If your days are extra-long, if your day involves a large time zone change, or if you’re doing a lot of activity, you may need an extra packet or some additional protein to get you through. This is not a problem. If your stomach growls, have an extra shake (unrestricted). Bring extra shakes (premade or powdered) for this contingency.

At restaurants:

  • Don’t be afraid to “modify, modify, modify!” Ask for what you want and be assertive!
  • Bring your sea salt, and some Walden Farms dressings (if you like them).
  • Ask for what you want. Order protein cooked with no or olive/grapeseed oil, veggies cooked without butter, salad dressings you can have –like lemon wedges & olive oil on the side, etc. Most places are very accommodating.

 

Great dinner choices:

  • 6 oz. Filet Mignon with steamed broccoli (no butter), with a wild greens salad dressed with lemon, olive oil, sea salt and pepper.
  • Baked tilapia with braised mushrooms (no oil or sugar), with a Caesar salad – hold the cheese and croutons, and sub olive oil & vinegar (not balsamic or red wine vinegar) for the dressing. Add your own sea salt.

Great lunch choices:

  • Cobb salad modified to exclude disallowed items, topped with extra mushrooms and peppers, a sliced chicken breast and dressed with lemon wedges, olive oil and sea salt.
  • A lean 1/3 lb. hamburger, no bun, with mustard and extra lettuce, pickles and red onion. Served with a side-salad dressed with olive oil & vinegar & sea salt.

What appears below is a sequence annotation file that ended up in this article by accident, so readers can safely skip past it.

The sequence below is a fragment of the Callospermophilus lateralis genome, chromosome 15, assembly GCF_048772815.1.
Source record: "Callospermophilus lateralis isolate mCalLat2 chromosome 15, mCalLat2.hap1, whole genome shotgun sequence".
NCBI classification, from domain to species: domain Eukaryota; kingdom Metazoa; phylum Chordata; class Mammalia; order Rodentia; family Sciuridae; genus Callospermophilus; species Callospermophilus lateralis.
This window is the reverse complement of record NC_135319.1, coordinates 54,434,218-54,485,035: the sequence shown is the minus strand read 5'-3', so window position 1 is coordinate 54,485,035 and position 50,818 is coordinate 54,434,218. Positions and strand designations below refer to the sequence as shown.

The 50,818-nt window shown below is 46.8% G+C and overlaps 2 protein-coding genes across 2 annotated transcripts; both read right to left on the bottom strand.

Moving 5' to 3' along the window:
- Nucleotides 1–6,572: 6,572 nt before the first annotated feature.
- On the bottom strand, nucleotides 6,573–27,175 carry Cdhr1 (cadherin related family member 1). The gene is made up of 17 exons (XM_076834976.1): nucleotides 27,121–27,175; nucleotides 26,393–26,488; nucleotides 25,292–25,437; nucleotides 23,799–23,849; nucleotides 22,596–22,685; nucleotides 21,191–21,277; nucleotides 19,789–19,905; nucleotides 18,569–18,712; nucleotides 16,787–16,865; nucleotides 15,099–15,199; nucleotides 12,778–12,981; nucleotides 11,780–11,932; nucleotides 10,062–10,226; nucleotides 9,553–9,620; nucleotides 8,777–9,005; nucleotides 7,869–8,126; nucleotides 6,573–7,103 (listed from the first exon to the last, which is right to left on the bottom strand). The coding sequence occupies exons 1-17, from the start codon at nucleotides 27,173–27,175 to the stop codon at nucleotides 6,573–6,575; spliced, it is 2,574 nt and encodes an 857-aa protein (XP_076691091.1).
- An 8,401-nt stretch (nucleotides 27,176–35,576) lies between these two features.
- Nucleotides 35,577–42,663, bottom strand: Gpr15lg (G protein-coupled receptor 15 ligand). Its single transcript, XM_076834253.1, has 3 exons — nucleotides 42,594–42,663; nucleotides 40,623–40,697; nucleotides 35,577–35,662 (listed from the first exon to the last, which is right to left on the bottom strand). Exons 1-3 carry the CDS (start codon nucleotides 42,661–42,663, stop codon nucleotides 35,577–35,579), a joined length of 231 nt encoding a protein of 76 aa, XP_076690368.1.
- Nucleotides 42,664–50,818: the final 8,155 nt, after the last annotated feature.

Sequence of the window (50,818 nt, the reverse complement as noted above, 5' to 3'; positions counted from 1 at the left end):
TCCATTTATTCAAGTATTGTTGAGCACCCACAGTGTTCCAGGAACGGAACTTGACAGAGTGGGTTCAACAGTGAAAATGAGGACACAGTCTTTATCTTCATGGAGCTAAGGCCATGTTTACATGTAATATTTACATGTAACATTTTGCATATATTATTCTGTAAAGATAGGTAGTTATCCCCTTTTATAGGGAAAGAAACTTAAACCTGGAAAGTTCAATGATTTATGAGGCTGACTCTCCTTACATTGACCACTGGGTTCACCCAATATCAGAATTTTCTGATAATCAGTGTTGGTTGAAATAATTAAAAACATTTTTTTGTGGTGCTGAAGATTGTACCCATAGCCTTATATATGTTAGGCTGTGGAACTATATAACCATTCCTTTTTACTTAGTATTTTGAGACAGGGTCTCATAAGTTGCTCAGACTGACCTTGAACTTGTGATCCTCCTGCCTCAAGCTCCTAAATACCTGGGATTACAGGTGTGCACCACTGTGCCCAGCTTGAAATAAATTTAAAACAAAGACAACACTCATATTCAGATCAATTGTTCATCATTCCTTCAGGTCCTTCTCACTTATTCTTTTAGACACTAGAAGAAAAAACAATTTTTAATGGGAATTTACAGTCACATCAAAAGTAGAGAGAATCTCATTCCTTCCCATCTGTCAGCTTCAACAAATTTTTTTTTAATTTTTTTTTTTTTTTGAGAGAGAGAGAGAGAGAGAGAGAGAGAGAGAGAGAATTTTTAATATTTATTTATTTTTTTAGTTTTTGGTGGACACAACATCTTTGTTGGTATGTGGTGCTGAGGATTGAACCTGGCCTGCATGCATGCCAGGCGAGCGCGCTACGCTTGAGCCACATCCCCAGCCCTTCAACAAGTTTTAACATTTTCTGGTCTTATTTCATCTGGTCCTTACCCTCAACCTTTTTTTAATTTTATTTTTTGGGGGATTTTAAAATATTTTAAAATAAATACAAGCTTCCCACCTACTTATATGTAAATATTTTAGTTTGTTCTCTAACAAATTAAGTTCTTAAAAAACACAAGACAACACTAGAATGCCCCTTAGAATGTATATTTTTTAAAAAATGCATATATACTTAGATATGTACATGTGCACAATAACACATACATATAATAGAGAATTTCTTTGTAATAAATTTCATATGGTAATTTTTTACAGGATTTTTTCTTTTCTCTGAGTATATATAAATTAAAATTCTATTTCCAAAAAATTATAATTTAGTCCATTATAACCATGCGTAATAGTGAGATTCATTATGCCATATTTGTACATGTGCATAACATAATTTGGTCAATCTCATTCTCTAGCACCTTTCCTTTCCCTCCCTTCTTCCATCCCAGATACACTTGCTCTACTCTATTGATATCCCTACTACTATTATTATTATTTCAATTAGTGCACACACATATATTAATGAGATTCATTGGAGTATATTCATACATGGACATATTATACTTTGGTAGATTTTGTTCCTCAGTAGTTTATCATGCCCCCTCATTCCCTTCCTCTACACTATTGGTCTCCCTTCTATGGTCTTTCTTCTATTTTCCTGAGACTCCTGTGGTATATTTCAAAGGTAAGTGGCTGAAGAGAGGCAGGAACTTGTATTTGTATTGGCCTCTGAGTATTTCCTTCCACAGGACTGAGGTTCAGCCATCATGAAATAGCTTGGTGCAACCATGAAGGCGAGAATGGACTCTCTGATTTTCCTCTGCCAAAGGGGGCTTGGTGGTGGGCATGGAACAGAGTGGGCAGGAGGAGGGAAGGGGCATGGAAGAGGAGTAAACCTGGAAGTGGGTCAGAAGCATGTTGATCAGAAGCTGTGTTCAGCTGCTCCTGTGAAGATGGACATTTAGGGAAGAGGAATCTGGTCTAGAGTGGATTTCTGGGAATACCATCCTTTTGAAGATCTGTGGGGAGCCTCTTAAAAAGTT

• If you have to eat out for breakfast, stick with eggs, lean ham, and veggies. If you’re ordering food, ask that they cook things as you need them – olive/grapeseed oil, no butter, etc.
  • Modify salads. Pick the one that’s the closest to what you can have and ask them to remove the things you can’t. If there isn’t a salad that’s close enough, ask them to create a salad for you by naming the veggies and protein you want on it. If you’re nice, they are usually pretty willing. It doesn’t hurt to leave a nice tip for good service like that.
  • Don’t be afraid to send something back if they mess it up. It doesn’t matter if anyone thinks you’re high-maintenance or snooty for doing so. Your body and your journey to a healthy metabolism are worth a little bit of hassle from time to time. Stand up for yourself and ask for what you need.
  • Bring Ideal Protein snacks (like soy nuts or ridges) to add as croutons/protein on salads – YUM!

 

Buffets or Pre-Ordered Lunches:

  • As always, stick to lean protein and non-starchy veggies.
  • If it’s a breakfast buffet, do the best you can to avoid sauces, cheese and fatty items like bacon and sausage.
  • Don’t be shy about picking the good parts out of buffet dishes. It may help to just stand there for a moment and pick out the veggies that you can have from mixed veggies. Don’t be afraid to ask the buffet staff for special things, like a side plate of the asparagus they used as a garnish on their eggs benedict. You’d be surprised what you can get if you ask. Be bold! You’re the customer! And be picky and choosy about what you put on your plate.
  • Choose foods with no sauces or coatings as much as possible. Most sauces are carb-heavy and very fatty.
  • If your only choice is a dish which comes drenched in sauce or with cheese, scrape as much of it off as possible.
  • If your only meat choice is breaded, just remove the coating and eat the meat itself.